On the nature of the U.S.-Israel relationship in last summer’s disastrous war in Lebanon, for example, I disagree with their denial of responsibility on Washington’s part — the original impulse to take some form of action may have come from the Israeli leadership, but as I made clear at the time, it was hard to avoid the suspicion that the scale and objectives of the operation became defined by Washington, and they were plainly goals for which Israel had not prepared its forces. ~Tony Karon

Indeed, it is surprising that Profs. Mearsheimer and Walt would argue that Washington was not at least partly responsible for the Lebanon debacle, since the war in Lebanon–and the U.S. political class’s virtually unanimous support for it–seems to me to serve as a principal example of how the Lobby’s definition of U.S. and Israeli interests skews and shapes U.S. policymaking in ways that are actually detrimental to the interests of both states.  The way that the war in Lebanon was cast in much of the U.S. media–very simply as Iran and Syria’s proxy war against Israel and Israel’s purely righteous retaliation against this proxy war–had a lot to do with Lobby influence in creating an impressive bipartisan consensus here that everything Israel does can be described as “self-defense” and a similarly broad consensus that Iranian influence in the Near East is the great danger of our time.   

In addition to Washington’s role in exacerbating the war in Lebanon, a clear demonstration of Lobby influence was in its control of the public debate about the campaign.  (We routinely heard how “the American people” support Israel, but few bother to wonder why this support remains as strong as it does.)  This public relations offensive was led by numerous denunciations of the idea of proportionality in the commentary pages of major newspapers, reliable anti-Vatican criticism from prominent pro-Israel Catholics and Christians, Rev. John Hagee’s declaration that the bombing of Lebanon was a “miracle of God” (Hagee is now the head of Christians United for Israel, which aspires to mobilise pro-Israel evangelicals and wield AIPAC-like influence), the U.S. Ambassador’s statement that “we are all Israelis now,” Secretary Rice’s infamous “birth pangs” quip, and on and on.  Obviously, this was not all coordinated or synchronised, as critics of Mearsheimer and Walt accuse them (falsely) of claiming about Lobby activities, but resulted from the shared objectives of numerous different interest groups in this country in boosting for Israel.  (The crucial point of the argument against the Lobby is that these interest groups that belong to it are highly unrepresentative of the interests of most Americans, and not surprisingly they advocate policies that serve their narrow interests rather than U.S. national interest.)  It was, of course, technically possible to speak out against the rampant anti-Lebanonism that swept the country last summer (which was wrapped up in the nicest qualifications), but you didn’t find many people doing it, and certainly not many politicians and foreign policy intellectuals.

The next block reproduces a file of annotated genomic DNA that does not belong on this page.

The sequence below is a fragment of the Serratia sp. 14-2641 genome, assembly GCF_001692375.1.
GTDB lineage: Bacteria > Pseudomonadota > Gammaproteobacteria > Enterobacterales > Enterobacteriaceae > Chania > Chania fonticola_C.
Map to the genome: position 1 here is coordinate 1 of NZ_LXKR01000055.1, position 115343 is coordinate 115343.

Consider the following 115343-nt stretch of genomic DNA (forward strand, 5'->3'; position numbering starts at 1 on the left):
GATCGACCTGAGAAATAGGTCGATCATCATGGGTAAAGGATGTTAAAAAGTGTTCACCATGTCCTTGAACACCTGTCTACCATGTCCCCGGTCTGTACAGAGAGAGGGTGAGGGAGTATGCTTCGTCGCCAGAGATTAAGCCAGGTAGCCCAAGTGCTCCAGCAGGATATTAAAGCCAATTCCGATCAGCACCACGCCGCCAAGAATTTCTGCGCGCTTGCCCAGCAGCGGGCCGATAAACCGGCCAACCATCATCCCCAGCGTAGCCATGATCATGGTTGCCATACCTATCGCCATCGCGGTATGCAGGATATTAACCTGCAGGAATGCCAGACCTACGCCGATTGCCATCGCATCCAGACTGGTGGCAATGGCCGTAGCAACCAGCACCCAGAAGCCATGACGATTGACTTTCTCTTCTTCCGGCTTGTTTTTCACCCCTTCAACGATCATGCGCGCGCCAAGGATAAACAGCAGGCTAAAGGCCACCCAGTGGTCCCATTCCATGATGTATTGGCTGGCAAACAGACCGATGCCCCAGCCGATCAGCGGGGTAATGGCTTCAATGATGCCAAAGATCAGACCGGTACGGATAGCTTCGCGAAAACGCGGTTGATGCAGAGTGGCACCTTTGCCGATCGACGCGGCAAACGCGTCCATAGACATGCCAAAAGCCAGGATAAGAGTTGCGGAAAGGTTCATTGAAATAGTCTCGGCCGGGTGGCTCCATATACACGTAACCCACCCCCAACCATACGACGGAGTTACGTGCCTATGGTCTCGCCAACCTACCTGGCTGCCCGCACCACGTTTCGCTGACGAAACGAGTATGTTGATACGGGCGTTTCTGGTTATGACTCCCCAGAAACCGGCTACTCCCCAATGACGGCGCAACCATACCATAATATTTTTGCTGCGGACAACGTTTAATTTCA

I agree with Mr. Karon that some of this response is ingrained and habitual now.  It is mixed up to some extent with our own nationalists’ paranoia about so-called “Islamofascism,” and it dovetails nicely with the goals of hegemonists in the Near East.  Then again, most hegemonists are themselves very keenly pro-Israel and are as interested in U.S. regional hegemony in the Near East for the sake of Israel’s security (as they understand it) as they are for reasons of projecting U.S. power, and it seems likely that they not only see no conflict between the two priorities but assume that the two are quite complementary.  In any case, reflexive support for Israel obviously gets constant reinforcement from the media and politicians, which is how it became reflexive in the first place, and the coverage and commentary in this country on the war in Lebanon were perfect examples of how “the Lobby” works.